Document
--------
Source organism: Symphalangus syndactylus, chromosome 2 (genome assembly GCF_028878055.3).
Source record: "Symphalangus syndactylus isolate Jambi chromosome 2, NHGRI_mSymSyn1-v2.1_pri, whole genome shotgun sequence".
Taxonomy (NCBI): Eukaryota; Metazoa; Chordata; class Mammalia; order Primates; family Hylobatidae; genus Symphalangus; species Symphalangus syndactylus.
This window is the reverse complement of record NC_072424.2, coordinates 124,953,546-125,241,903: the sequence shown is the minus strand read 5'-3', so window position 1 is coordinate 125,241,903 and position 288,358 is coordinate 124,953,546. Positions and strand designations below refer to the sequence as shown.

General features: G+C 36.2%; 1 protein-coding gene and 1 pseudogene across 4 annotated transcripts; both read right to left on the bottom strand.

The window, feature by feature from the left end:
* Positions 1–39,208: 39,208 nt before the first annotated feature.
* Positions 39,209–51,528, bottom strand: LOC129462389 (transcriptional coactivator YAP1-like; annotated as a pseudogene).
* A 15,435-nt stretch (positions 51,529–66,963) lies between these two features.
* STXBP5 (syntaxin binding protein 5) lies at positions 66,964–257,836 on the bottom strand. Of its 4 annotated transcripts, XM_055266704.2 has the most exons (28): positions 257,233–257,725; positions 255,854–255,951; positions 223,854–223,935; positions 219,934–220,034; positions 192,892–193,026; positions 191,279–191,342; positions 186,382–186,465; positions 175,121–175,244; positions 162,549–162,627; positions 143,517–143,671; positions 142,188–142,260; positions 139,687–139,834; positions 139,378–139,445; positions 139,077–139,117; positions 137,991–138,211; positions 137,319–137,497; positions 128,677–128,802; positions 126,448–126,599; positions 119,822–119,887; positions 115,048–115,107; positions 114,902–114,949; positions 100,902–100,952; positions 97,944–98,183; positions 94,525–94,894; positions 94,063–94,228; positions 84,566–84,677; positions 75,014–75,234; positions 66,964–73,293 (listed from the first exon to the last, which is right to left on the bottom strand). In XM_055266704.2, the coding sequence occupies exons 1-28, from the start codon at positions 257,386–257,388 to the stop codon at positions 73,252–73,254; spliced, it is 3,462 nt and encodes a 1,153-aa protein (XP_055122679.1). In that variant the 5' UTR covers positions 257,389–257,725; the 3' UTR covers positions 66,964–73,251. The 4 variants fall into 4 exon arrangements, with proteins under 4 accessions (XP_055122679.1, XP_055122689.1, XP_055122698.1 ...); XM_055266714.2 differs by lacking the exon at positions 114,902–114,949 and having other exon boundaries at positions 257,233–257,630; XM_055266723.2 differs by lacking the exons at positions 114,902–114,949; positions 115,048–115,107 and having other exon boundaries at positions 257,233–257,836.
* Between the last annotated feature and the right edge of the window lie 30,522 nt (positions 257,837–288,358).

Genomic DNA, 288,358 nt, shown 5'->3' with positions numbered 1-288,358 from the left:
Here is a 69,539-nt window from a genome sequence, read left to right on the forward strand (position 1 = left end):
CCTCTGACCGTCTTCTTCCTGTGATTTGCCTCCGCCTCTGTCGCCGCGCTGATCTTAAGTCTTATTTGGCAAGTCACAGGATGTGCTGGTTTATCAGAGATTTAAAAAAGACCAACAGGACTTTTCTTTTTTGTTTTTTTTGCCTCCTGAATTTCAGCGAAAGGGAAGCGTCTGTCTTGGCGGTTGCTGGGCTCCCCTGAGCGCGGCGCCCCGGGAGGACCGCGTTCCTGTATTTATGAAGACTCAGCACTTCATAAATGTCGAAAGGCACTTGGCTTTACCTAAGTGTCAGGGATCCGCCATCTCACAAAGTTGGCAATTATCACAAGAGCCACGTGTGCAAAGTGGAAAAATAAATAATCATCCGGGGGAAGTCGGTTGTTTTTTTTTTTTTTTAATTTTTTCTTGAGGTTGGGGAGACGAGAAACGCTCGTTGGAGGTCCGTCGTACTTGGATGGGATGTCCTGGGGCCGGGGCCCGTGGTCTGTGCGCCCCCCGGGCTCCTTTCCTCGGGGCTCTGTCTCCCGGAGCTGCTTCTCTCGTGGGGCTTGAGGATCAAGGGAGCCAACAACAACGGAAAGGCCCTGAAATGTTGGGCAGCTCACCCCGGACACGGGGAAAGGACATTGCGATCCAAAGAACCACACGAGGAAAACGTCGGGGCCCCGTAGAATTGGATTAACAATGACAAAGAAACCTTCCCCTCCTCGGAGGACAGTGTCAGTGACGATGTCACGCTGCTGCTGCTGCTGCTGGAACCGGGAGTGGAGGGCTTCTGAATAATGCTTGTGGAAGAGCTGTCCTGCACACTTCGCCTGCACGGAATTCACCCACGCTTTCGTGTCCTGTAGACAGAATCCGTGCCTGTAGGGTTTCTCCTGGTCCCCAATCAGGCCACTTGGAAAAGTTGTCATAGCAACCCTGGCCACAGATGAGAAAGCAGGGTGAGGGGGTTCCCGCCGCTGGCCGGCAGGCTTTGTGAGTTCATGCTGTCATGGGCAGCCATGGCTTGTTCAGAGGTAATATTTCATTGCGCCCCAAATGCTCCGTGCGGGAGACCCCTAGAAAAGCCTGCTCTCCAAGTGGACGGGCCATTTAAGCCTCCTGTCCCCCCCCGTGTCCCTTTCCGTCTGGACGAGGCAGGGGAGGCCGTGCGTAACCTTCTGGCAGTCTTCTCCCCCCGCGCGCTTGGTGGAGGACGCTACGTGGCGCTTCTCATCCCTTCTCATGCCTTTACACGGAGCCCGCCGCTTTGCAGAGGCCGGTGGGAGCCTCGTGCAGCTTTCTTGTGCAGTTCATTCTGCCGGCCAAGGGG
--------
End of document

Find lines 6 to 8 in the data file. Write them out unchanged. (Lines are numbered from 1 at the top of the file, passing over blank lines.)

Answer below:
The window, feature by feature from the left end:
* Positions 1–39,208: 39,208 nt before the first annotated feature.
* Positions 39,209–51,528, bottom strand: LOC129462389 (transcriptional coactivator YAP1-like; annotated as a pseudogene).